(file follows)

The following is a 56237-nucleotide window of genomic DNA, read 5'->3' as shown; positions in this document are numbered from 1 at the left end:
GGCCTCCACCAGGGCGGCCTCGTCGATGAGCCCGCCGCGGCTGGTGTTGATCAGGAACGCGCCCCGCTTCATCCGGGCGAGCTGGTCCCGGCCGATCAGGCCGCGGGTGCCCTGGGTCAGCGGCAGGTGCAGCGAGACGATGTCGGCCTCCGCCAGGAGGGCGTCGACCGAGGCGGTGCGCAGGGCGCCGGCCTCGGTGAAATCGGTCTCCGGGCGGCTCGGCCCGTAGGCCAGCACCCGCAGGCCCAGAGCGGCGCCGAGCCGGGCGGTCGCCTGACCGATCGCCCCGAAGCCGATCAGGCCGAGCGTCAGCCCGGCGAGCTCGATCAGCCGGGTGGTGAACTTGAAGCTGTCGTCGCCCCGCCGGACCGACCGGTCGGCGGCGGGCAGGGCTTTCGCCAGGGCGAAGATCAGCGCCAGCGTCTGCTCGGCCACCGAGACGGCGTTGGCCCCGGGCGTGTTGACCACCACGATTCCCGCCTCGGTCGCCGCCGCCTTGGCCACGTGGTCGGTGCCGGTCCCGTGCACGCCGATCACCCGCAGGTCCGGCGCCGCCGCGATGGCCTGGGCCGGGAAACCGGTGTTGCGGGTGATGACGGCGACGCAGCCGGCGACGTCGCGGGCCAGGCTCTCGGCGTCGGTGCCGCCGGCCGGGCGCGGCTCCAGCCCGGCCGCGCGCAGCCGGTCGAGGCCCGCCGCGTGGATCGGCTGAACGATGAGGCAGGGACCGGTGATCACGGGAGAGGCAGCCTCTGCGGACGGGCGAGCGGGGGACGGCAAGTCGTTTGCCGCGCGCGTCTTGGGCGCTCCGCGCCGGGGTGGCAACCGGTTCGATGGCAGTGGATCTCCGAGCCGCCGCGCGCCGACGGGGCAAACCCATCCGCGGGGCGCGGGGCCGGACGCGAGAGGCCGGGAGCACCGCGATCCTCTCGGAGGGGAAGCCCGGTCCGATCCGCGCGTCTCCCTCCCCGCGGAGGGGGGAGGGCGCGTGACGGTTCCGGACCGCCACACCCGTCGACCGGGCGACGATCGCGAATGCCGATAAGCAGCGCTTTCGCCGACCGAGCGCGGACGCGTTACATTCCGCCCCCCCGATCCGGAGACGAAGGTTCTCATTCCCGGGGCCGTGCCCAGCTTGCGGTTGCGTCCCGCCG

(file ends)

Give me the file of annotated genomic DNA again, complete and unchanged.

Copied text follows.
The following is a 56237-nucleotide window of genomic DNA, read 5'->3' as shown; positions in this document are numbered from 1 at the left end:
GGCCTCCACCAGGGCGGCCTCGTCGATGAGCCCGCCGCGGCTGGTGTTGATCAGGAACGCGCCCCGCTTCATCCGGGCGAGCTGGTCCCGGCCGATCAGGCCGCGGGTGCCCTGGGTCAGCGGCAGGTGCAGCGAGACGATGTCGGCCTCCGCCAGGAGGGCGTCGACCGAGGCGGTGCGCAGGGCGCCGGCCTCGGTGAAATCGGTCTCCGGGCGGCTCGGCCCGTAGGCCAGCACCCGCAGGCCCAGAGCGGCGCCGAGCCGGGCGGTCGCCTGACCGATCGCCCCGAAGCCGATCAGGCCGAGCGTCAGCCCGGCGAGCTCGATCAGCCGGGTGGTGAACTTGAAGCTGTCGTCGCCCCGCCGGACCGACCGGTCGGCGGCGGGCAGGGCTTTCGCCAGGGCGAAGATCAGCGCCAGCGTCTGCTCGGCCACCGAGACGGCGTTGGCCCCGGGCGTGTTGACCACCACGATTCCCGCCTCGGTCGCCGCCGCCTTGGCCACGTGGTCGGTGCCGGTCCCGTGCACGCCGATCACCCGCAGGTCCGGCGCCGCCGCGATGGCCTGGGCCGGGAAACCGGTGTTGCGGGTGATGACGGCGACGCAGCCGGCGACGTCGCGGGCCAGGCTCTCGGCGTCGGTGCCGCCGGCCGGGCGCGGCTCCAGCCCGGCCGCGCGCAGCCGGTCGAGGCCCGCCGCGTGGATCGGCTGAACGATGAGGCAGGGACCGGTGATCACGGGAGAGGCAGCCTCTGCGGACGGGCGAGCGGGGGACGGCAAGTCGTTTGCCGCGCGCGTCTTGGGCGCTCCGCGCCGGGGTGGCAACCGGTTCGATGGCAGTGGATCTCCGAGCCGCCGCGCGCCGACGGGGCAAACCCATCCGCGGGGCGCGGGGCCGGACGCGAGAGGCCGGGAGCACCGCGATCCTCTCGGAGGGGAAGCCCGGTCCGATCCGCGCGTCTCCCTCCCCGCGGAGGGGGGAGGGCGCGTGACGGTTCCGGACCGCCACACCCGTCGACCGGGCGACGATCGCGAATGCCGATAAGCAGCGCTTTCGCCGACCGAGCGCGGACGCGTTACATTCCGCCCCCCCGATCCGGAGACGAAGGTTCTCATTCCCGGGGCCGTGCCCAGCTTGCGGTTGCGTCCCGCCG